“They (Palestinian doctors) told me that they are trying to put three neonates in one incubator, can you believe that!? They sent me photos from them,” said Abdel-Ghaffar.
In previous statements, the health minister revealed that Egypt had been asked to receive the neonates at Al-Shifa Hospital, and said Egypt is ready to receive those premature babies at any time.
Asked about the timeline for bringing Al-Shifa’s premature babies into Egypt, Abdel-Ghaffar said “Unfortunately, this is not in our hands.”
He added that an Egyptian ambulance is standing by at the border, ready to move them as soon as they cross the Rafah border crossing
“The hospitals are ready with ventilators and incubators for that purpose already,” he added, emphasizing that “the other side” needs to get them into Egypt.
When asked about the Egyptian side’s investigation into injuries coming from Gaza, the minister responded that his medical teams have not seen injuries like the ones coming from Gaza in regular medical practice.
The injuries are mainly caused by shrapnel and debris, causing fractures of all kinds, deep wounds, tissue loss, organ damage, quadriplegia, hemiplegia, and limb amputation.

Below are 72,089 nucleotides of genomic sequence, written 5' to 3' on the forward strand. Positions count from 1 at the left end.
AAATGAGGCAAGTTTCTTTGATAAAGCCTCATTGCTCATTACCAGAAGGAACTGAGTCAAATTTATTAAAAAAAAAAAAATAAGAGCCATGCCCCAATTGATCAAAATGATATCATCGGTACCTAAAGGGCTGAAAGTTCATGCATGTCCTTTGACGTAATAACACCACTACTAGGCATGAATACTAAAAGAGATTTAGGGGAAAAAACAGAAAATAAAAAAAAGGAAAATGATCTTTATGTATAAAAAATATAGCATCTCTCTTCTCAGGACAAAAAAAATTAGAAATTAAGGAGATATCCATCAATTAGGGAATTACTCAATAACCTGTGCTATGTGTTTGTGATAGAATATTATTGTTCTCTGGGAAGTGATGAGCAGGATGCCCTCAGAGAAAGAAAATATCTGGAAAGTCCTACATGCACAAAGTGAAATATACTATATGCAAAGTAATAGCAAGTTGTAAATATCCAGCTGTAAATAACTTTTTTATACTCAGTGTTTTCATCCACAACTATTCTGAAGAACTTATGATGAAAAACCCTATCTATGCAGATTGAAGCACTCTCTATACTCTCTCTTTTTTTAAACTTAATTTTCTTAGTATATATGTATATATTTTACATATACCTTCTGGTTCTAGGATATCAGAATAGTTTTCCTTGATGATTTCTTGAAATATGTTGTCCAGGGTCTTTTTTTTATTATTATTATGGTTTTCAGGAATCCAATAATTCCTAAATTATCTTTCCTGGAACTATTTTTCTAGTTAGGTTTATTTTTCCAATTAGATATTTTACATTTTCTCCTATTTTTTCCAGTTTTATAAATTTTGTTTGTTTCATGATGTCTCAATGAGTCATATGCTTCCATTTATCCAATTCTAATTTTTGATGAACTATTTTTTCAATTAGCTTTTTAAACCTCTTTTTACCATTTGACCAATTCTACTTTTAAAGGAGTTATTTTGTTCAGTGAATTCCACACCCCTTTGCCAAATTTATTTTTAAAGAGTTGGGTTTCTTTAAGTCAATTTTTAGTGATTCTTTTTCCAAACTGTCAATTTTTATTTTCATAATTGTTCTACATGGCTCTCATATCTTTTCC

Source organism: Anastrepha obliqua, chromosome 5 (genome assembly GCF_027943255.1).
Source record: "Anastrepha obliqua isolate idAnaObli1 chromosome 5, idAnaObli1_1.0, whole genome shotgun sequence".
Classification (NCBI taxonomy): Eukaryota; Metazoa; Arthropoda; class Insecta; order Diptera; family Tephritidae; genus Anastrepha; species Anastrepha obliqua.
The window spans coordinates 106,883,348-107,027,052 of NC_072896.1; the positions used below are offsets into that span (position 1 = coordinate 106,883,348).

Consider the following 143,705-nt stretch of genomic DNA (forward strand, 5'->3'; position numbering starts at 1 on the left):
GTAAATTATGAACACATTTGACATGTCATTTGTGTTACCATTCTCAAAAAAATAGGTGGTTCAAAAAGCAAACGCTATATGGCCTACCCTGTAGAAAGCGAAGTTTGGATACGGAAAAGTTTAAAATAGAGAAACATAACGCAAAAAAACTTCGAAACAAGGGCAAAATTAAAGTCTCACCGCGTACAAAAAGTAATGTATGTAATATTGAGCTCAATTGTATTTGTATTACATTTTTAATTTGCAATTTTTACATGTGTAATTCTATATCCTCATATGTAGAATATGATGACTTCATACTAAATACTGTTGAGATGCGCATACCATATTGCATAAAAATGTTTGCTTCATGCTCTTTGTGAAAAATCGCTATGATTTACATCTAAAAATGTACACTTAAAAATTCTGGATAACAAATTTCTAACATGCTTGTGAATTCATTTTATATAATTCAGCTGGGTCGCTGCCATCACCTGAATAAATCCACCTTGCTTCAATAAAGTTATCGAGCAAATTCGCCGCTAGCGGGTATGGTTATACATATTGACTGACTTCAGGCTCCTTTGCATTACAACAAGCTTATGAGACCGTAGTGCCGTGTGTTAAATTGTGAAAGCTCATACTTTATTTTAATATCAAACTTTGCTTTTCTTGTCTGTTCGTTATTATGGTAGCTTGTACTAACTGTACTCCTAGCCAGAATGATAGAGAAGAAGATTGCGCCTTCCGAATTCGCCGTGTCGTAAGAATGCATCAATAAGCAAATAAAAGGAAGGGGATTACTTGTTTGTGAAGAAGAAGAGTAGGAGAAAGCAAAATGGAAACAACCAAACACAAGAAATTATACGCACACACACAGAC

Israel evacuates al-Shifa hospital
Israel forces al-Shifa hospital’s patients and staff to leave Gaza’s biggest hospital, al-Shifa. The Saturday evacuation was described by patients and staff leaving as a forced mass exodus.
“We left at gunpoint,” Mahmoud Abu Auf told The Associated Press by phone after he and his family left the crowded hospital. “Tanks and snipers were everywhere inside and outside.” He said he saw Israeli troops detain three men.
A United Nations team said Sunday that 291 patients were left at Gaza’s largest hospital after Israeli troops had others evacuate.
Those left included 32 babies in extremely critical condition, trauma patients with severely infected wounds and others with spinal injuries who are unable to move.
The team was able to tour Shifa Hospital for an hour after about 2,500 displaced people, mobile patients and medical staff left the sprawling compound Saturday morning, said the World Health Organization, which led the mission.